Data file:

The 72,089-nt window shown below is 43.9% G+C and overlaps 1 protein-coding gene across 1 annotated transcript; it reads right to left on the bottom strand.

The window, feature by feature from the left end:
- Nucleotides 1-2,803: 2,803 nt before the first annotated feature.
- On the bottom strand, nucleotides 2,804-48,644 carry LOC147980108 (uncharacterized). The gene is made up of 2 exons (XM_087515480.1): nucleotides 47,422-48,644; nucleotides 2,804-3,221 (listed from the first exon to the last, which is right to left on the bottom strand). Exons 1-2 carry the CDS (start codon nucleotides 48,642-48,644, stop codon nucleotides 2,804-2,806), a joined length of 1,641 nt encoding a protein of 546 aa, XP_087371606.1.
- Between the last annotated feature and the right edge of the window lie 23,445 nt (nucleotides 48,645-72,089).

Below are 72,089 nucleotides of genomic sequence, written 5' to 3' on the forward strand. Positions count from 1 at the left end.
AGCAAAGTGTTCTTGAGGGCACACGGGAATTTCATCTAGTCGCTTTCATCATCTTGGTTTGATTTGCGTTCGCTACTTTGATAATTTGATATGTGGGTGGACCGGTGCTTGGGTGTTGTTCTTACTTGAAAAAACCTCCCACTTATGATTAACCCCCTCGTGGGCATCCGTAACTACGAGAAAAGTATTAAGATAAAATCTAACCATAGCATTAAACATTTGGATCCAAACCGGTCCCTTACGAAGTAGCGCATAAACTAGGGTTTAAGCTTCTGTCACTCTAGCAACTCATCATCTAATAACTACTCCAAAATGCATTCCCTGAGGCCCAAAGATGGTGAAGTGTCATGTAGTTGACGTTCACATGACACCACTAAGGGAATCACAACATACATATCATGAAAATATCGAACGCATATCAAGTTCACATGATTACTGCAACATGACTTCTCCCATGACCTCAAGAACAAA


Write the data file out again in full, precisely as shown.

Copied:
The 72,089-nt window shown below is 43.9% G+C and overlaps 1 protein-coding gene across 1 annotated transcript; it reads right to left on the bottom strand.

The window, feature by feature from the left end:
- Nucleotides 1-2,803: 2,803 nt before the first annotated feature.
- On the bottom strand, nucleotides 2,804-48,644 carry LOC147980108 (uncharacterized). The gene is made up of 2 exons (XM_087515480.1): nucleotides 47,422-48,644; nucleotides 2,804-3,221 (listed from the first exon to the last, which is right to left on the bottom strand). Exons 1-2 carry the CDS (start codon nucleotides 48,642-48,644, stop codon nucleotides 2,804-2,806), a joined length of 1,641 nt encoding a protein of 546 aa, XP_087371606.1.
- Between the last annotated feature and the right edge of the window lie 23,445 nt (nucleotides 48,645-72,089).

Below are 72,089 nucleotides of genomic sequence, written 5' to 3' on the forward strand. Positions count from 1 at the left end.
AGCAAAGTGTTCTTGAGGGCACACGGGAATTTCATCTAGTCGCTTTCATCATCTTGGTTTGATTTGCGTTCGCTACTTTGATAATTTGATATGTGGGTGGACCGGTGCTTGGGTGTTGTTCTTACTTGAAAAAACCTCCCACTTATGATTAACCCCCTCGTGGGCATCCGTAACTACGAGAAAAGTATTAAGATAAAATCTAACCATAGCATTAAACATTTGGATCCAAACCGGTCCCTTACGAAGTAGCGCATAAACTAGGGTTTAAGCTTCTGTCACTCTAGCAACTCATCATCTAATAACTACTCCAAAATGCATTCCCTGAGGCCCAAAGATGGTGAAGTGTCATGTAGTTGACGTTCACATGACACCACTAAGGGAATCACAACATACATATCATGAAAATATCGAACGCATATCAAGTTCACATGATTACTGCAACATGACTTCTCCCATGACCTCAAGAACAAA